JIEDDO J2 Open Source Augmentation and Analysis Cell (OSAAC)
- 5 pages
- May 26, 2009
(U) Al-Shabaab, an al-Qaida ally, relies on a broad range of funding sources to support its terrorist and paramilitary operations in Somalia. However, little comprehensive information is available on the character and extent of this funding network within the large communities of Somali expats in Kenya. Existing reports suggest that alternative remittance systems (ARS), especially hawaladars, are a reliable source of income for Somalis still living in Somalia. Expat family members living in Kenya rely on these systems to transfer money to their relatives in Somalia. Recent reports suggest al-Shabaab is a beneficiary of these services1. Al-Shabaab could exploit current and future hawaladar networks in Kenya to transit funds to support IED operations against US or allied humanitarian or military operations. Thus, networks of undocumented and unmonitored hawaladars within the country could pose a threat to future counterterrorism or humanitarian operations in the region. Further study of the role of ARS in Kenya in the funding of al-Shabaab operations is recommended.
• (U) Kenya maintains the largest Somali expat and refugee community in the world, according to the 2005 United National High Commission on Refugees (UNHCR) Statistical Yearbook
• (U) Somali refugees and expats living in Kenya are a key source of cash funds for family members who remain in Somalia, exploiting Kenya’s mostly ungoverned informal financial markets
• (U) Al-Qaida is suspected of using Kenya’s ungoverned, informal ARS networks to deliver the funds needed to acquire the material and technology, and develop the training needed to manufacture improvised explosive devices (IEDs)
• (U) Al-Qaida could exploit emerging criminal networks, smuggling routes, and black market transit points in Kenya and surrounding countries to support future IED operations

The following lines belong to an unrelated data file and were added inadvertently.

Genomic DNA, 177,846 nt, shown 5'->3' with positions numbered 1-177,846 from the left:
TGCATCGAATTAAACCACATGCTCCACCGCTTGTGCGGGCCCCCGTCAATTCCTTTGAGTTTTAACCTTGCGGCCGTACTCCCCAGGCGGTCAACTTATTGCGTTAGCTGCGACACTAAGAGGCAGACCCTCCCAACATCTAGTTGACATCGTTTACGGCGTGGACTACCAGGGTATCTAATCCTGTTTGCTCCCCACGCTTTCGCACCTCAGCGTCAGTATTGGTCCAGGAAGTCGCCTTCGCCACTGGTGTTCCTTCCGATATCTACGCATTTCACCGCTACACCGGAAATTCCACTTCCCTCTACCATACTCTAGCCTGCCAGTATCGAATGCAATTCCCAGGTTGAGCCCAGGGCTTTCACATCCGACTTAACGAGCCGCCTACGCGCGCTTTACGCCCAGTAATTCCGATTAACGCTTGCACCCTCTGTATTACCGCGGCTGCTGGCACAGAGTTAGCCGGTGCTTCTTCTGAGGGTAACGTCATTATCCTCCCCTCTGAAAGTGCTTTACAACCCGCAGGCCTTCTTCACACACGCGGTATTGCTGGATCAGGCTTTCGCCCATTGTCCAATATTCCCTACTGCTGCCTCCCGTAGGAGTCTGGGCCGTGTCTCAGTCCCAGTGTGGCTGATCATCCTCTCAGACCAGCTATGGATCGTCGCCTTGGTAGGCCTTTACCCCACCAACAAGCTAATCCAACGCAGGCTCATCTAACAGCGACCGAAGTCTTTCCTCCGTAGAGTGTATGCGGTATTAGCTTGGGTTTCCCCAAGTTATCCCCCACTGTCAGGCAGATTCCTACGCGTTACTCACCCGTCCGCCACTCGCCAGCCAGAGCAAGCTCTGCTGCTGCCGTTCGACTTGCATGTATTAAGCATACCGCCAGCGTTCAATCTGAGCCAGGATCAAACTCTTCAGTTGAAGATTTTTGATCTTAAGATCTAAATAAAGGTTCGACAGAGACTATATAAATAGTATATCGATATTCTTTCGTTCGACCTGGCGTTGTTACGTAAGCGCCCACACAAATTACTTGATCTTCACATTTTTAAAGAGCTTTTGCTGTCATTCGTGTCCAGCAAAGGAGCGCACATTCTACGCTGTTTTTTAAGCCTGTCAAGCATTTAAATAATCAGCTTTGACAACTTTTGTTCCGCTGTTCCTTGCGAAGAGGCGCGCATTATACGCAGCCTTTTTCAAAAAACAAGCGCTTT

• (U) More research is required to identify the possible effect of Kenyan ARS networks on al-Qaida IED operations in Somalia
(U) Kenya’s Criminal Networks Rising
(U) Various recent reports note Kenya’s increasing role in narcotics and human trafficking and regional organized crime. It points to an increasingly hospitable environment for terrorist financing and logistical support that could be used in current and future IED operations.
(U) In a March 2009 report on the global narcotics trade, the State Department notes that Kenya is “developing into a major money laundering country…” and key transit point in the narcotics trade in the region. The report also identifies Nairobi’s Eastleigh Estate as “an informal remittance hub for the Somali Diaspora, transmitting millions of dollars every day from Europe, Canada and the U.S. to points throughout Somalia.”
(U) Narcotics and human trafficking, black market networks and smuggling routes that transit Kenya could be exploited for current and future Al-Shabaab IED operations along with use of ungoverned hawaladar networks to provide key funding at the operational cell level. All of these elements represent unknown potential for current and future support of Al-Shabaab IED operations.
(U) Cultural Perspective
(U) A 2005 report noted that Somali ARS, commonly known as hawilda services, transfer money from Western expats through Jeddah and Dubai.8 The report also identifies a lack of reliable financial systems in Somalia and a cultural distrust of governmental systems in general as key causes for the common use of ARS in these populations.
(U) Kenya has the largest Somali expat and refugee community outside of Somali and is a suspected source of funding and logistical support for the al-Qaeda’s linked group al-Shabaab. The extent of that support, its scope and makeup are unknown. Available information sources are of mixed reliability, and often based on regional news reporting and hearsay. However, there are two general conclusions from existing open source media. First, Kenya’s networks of unregulated ARS services could be a reliable source of unregulated fund transfers to al-Shabaab and its cells. Second, emerging networks of criminal gangs, organized crime, narcotics and human trafficking create social instability and a regional criminal environment that al-Shabaab could exploit to support current and future IED operations.